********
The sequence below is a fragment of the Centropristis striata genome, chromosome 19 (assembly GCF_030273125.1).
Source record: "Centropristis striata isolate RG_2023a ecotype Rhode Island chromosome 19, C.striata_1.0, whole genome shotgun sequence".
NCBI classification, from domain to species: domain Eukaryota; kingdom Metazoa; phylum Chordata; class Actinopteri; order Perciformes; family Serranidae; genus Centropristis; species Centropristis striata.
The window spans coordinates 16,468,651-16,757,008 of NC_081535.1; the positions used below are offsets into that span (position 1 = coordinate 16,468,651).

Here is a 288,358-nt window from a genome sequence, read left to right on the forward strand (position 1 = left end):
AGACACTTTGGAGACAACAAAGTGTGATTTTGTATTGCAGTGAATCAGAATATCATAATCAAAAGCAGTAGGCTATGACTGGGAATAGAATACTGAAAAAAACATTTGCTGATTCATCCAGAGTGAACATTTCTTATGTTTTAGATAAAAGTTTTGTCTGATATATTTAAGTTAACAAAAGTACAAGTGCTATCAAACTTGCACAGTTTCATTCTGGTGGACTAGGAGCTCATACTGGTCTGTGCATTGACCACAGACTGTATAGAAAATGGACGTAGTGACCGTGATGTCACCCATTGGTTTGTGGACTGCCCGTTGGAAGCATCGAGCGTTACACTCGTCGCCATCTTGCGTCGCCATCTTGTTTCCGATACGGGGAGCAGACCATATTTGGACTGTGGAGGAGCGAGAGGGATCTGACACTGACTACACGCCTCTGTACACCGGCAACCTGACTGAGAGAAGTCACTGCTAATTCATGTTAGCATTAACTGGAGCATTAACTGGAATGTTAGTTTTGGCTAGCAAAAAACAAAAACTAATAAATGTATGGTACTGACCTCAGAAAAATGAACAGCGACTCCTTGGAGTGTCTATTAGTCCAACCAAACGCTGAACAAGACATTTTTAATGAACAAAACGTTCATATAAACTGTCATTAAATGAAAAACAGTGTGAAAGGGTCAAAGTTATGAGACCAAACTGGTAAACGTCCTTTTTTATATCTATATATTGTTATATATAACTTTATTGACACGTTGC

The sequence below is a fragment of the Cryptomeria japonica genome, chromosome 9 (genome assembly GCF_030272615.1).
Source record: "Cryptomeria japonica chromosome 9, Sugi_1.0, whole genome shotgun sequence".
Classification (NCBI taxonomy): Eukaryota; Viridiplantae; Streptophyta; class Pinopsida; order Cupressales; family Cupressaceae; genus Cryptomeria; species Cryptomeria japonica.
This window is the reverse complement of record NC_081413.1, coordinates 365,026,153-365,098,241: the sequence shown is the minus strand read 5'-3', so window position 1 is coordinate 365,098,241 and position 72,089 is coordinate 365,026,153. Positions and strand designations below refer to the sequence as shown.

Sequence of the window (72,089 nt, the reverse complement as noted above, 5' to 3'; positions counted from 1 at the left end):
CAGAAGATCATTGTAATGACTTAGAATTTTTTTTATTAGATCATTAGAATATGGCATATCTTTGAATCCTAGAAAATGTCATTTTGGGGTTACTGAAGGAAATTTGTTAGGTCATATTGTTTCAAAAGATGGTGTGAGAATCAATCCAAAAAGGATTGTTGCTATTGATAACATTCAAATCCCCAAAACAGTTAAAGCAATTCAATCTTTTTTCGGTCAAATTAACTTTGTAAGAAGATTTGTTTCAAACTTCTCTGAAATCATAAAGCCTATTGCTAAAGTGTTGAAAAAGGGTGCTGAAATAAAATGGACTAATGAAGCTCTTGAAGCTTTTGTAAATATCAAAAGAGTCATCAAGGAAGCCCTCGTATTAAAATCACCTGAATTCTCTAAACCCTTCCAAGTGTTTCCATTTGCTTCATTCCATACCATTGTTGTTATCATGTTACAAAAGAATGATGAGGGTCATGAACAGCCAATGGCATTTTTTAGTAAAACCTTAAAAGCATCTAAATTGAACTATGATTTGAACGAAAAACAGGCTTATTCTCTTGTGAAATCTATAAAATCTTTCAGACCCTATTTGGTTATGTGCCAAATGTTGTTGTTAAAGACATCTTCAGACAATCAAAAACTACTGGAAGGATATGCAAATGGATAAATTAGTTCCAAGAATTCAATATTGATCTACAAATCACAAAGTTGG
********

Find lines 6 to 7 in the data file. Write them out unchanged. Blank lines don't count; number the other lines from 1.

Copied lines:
AGACACTTTGGAGACAACAAAGTGTGATTTTGTATTGCAGTGAATCAGAATATCATAATCAAAAGCAGTAGGCTATGACTGGGAATAGAATACTGAAAAAAACATTTGCTGATTCATCCAGAGTGAACATTTCTTATGTTTTAGATAAAAGTTTTGTCTGATATATTTAAGTTAACAAAAGTACAAGTGCTATCAAACTTGCACAGTTTCATTCTGGTGGACTAGGAGCTCATACTGGTCTGTGCATTGACCACAGACTGTATAGAAAATGGACGTAGTGACCGTGATGTCACCCATTGGTTTGTGGACTGCCCGTTGGAAGCATCGAGCGTTACACTCGTCGCCATCTTGCGTCGCCATCTTGTTTCCGATACGGGGAGCAGACCATATTTGGACTGTGGAGGAGCGAGAGGGATCTGACACTGACTACACGCCTCTGTACACCGGCAACCTGACTGAGAGAAGTCACTGCTAATTCATGTTAGCATTAACTGGAGCATTAACTGGAATGTTAGTTTTGGCTAGCAAAAAACAAAAACTAATAAATGTATGGTACTGACCTCAGAAAAATGAACAGCGACTCCTTGGAGTGTCTATTAGTCCAACCAAACGCTGAACAAGACATTTTTAATGAACAAAACGTTCATATAAACTGTCATTAAATGAAAAACAGTGTGAAAGGGTCAAAGTTATGAGACCAAACTGGTAAACGTCCTTTTTTATATCTATATATTGTTATATATAACTTTATTGACACGTTGC

The sequence below is a fragment of the Cryptomeria japonica genome, chromosome 9 (genome assembly GCF_030272615.1).